tomers is shown by the fact that the number of liens 
placed on premises this year has been reduced more 
than fifty (50) per cent. 

Respectfully submitted, 

D. M. Sullivan, 
' Division Engineer. 



74 



City Document No. 24. 



Table No. I. Statement of Work Done During the Year 1944. 



Make. 





-o 














w 


Metebs 




.s 


d 




C3 


Changed. 


c 


-og 


■^ ,^ 


-a 
o. 

0. 

< 


g 
o 

Q 










Out. 


In. 



Hersey Disc 

Hersey Detector. . . 
Hersey Compound . 

Hersey Rotary 

Worthington Disc. 

Watch Dog 

King 

Federal 

American 

Lambert 

Crown 

Trident 

Arctic 

Nash 



Totals. 



95 



49 



72 



1,739 

4 

1 

1 

264 

1,041 

218 

15 

33 

3 

8 

4 

4 

7 

3.342 



1,858 

7 
1 



128 

1,288 

40 

6 

4 

1 



1 
6 
2 

3.342 



3,705 
19 

10 

4 

340 

2,169 

267 

20 

17 

11 

10 

7 

17 

9 

2,605 



3,938 
284 
115 



201 

347 

277 

66 

53 

7 



50 
12 

4,350 



2,317 
15 

9 
4 

71 
1,114 

46 
5 

17 
8 
2 
3 

12 
2 

3,625 



315 



35 

172 

3 



525 



Public Works Department. 



75 



Table No. 2. Meters in Service December 31, 1944. 





DiAMETEB IN INCHES. 


Total. 


Make. 


1 


J 


1 


U 


2 


3 


4 


6 


8 


10 


12 




58,370 


3,067 


1,927 


1,034 


583 


170 

4 

66 


137 
43 
66 


34 

67 
27 


1 
34 






65,323 




24 


9 


181 












5 


164 


Hersey Rotary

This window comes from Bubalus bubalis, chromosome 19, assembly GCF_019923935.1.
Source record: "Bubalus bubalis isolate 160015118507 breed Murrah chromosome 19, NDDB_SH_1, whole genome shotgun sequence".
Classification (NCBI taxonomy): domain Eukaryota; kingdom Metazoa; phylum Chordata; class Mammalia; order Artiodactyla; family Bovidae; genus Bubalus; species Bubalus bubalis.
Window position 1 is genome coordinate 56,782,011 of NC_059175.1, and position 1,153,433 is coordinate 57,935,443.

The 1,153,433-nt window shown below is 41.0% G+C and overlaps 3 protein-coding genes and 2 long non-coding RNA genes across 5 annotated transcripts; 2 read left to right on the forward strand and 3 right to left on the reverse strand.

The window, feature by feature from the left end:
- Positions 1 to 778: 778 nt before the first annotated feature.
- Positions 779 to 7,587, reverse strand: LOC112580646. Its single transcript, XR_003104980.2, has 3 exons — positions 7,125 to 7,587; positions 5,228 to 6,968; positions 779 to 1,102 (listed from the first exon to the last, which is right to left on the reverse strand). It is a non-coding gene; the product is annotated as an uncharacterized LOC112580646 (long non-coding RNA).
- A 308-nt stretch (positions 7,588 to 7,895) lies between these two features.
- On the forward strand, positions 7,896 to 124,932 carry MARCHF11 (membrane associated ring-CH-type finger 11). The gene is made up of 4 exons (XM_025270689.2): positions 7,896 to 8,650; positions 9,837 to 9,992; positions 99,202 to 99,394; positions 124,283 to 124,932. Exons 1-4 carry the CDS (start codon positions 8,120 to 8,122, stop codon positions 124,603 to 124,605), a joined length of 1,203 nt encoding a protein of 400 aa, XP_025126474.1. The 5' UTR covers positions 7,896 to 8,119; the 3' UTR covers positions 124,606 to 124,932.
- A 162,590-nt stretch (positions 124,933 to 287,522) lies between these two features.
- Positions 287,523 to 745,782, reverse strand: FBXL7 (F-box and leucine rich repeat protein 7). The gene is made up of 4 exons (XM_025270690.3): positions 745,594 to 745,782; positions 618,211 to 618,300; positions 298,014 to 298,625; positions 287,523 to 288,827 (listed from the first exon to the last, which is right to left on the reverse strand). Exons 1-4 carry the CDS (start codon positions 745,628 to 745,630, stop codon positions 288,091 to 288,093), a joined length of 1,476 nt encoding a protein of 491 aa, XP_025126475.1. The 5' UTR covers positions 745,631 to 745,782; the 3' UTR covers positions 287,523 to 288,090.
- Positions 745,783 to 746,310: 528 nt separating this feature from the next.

321 

4,769 

22,083 

2,157 

498 

406 

163 

32 

178 

1 

126 

11 

101 


219 

19 

1,076 

182 

29 












540 




26 
948 


31 

700 

3 


40 

442 

26 


12 
395 












4,897 


Watch Dog 


89 










25,733 


King 










2,368 
















527 


Federal 




















406 


Crown 


290 

222 

60 


22 

4 

40 


43 


64 
5 


19 




4 








605 


Nash 








263 
















278 




27 


23 


16 


11 










78 




5 












131 






















11 


Trident 




6 


1 


11 


21 


12 


1 


1 


2 




156 






Totals 


89,216 


5,169 


2,973 


1,839 


1,199 


703 


358 


133 


36 


26 


9 


101,661 







Table No. 3. Meters in Shop December 31, 1944. 





Diameter in Inches. 


Total. 


Make. 


1 


ji 


1 


U 


2 


3 


4 


6 


10 


12 




186 


48 


48 


6 


1 


2 


6 

2 
1 
2 


2 
3 


1 


1 


300 




5 




25 
40 










4 
3 






30 


Watch Dog .... 


31 


24 


2 


3 








103 










3 




56 
5 


7